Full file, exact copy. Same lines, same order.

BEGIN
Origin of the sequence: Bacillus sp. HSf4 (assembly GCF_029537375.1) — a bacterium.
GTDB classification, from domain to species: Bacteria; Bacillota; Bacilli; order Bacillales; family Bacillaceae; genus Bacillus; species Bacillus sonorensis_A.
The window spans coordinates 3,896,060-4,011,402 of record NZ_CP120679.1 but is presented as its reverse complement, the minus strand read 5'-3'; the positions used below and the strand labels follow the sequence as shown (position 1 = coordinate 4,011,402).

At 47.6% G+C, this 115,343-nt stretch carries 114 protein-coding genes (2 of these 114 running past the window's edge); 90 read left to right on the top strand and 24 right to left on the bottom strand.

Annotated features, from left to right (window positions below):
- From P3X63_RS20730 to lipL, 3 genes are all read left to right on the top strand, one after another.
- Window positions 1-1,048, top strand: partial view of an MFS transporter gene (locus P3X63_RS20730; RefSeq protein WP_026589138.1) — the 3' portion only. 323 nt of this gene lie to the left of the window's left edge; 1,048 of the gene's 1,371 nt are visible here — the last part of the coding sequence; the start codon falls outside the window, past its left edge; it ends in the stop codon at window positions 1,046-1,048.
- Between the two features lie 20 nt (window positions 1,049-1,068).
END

Origin of the sequence: Bacillus sp. HSf4 (assembly GCF_029537375.1) — a bacterium.
GTDB classification, from domain to species: Bacteria; Bacillota; Bacilli; order Bacillales; family Bacillaceae; genus Bacillus; species Bacillus sonorensis_A.
The window spans coordinates 3,896,060-4,011,402 of record NZ_CP120679.1 but is presented as its reverse complement, the minus strand read 5'-3'; the positions used below and the strand labels follow the sequence as shown (position 1 = coordinate 4,011,402).

At 47.6% G+C, this 115,343-nt stretch carries 114 protein-coding genes (2 of these 114 running past the window's edge); 90 read left to right on the top strand and 24 right to left on the bottom strand.

Annotated features, from left to right (window positions below):
- From P3X63_RS20730 to lipL, 3 genes are all read left to right on the top strand, one after another.
- Window positions 1-1,048, top strand: partial view of an MFS transporter gene (locus P3X63_RS20730; RefSeq protein WP_026589138.1) — the 3' portion only. 323 nt of this gene lie to the left of the window's left edge; 1,048 of the gene's 1,371 nt are visible here — the last part of the coding sequence; the start codon falls outside the window, past its left edge; it ends in the stop codon at window positions 1,046-1,048.
- Between the two features lie 20 nt (window positions 1,049-1,068).